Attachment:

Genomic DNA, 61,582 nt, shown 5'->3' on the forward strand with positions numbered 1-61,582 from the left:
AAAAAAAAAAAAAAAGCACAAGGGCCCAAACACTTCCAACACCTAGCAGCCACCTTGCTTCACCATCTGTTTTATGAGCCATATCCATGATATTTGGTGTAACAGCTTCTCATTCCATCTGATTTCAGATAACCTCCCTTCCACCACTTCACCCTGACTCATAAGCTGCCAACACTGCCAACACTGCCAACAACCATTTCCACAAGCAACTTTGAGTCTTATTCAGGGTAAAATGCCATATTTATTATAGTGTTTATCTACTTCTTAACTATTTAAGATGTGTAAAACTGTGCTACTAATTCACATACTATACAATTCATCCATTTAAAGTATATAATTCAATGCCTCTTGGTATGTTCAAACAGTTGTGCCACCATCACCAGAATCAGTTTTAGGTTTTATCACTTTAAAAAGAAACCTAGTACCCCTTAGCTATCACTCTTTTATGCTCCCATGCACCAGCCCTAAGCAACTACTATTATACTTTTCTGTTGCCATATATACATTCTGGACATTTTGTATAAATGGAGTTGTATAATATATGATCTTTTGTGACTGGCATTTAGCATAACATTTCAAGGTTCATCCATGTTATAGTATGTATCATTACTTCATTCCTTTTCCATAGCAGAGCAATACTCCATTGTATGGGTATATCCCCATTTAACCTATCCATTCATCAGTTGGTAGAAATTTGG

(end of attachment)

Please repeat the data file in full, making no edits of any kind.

Genomic DNA, 61,582 nt, shown 5'->3' on the forward strand with positions numbered 1-61,582 from the left:
AAAAAAAAAAAAAAAGCACAAGGGCCCAAACACTTCCAACACCTAGCAGCCACCTTGCTTCACCATCTGTTTTATGAGCCATATCCATGATATTTGGTGTAACAGCTTCTCATTCCATCTGATTTCAGATAACCTCCCTTCCACCACTTCACCCTGACTCATAAGCTGCCAACACTGCCAACACTGCCAACAACCATTTCCACAAGCAACTTTGAGTCTTATTCAGGGTAAAATGCCATATTTATTATAGTGTTTATCTACTTCTTAACTATTTAAGATGTGTAAAACTGTGCTACTAATTCACATACTATACAATTCATCCATTTAAAGTATATAATTCAATGCCTCTTGGTATGTTCAAACAGTTGTGCCACCATCACCAGAATCAGTTTTAGGTTTTATCACTTTAAAAAGAAACCTAGTACCCCTTAGCTATCACTCTTTTATGCTCCCATGCACCAGCCCTAAGCAACTACTATTATACTTTTCTGTTGCCATATATACATTCTGGACATTTTGTATAAATGGAGTTGTATAATATATGATCTTTTGTGACTGGCATTTAGCATAACATTTCAAGGTTCATCCATGTTATAGTATGTATCATTACTTCATTCCTTTTCCATAGCAGAGCAATACTCCATTGTATGGGTATATCCCCATTTAACCTATCCATTCATCAGTTGGTAGAAATTTGG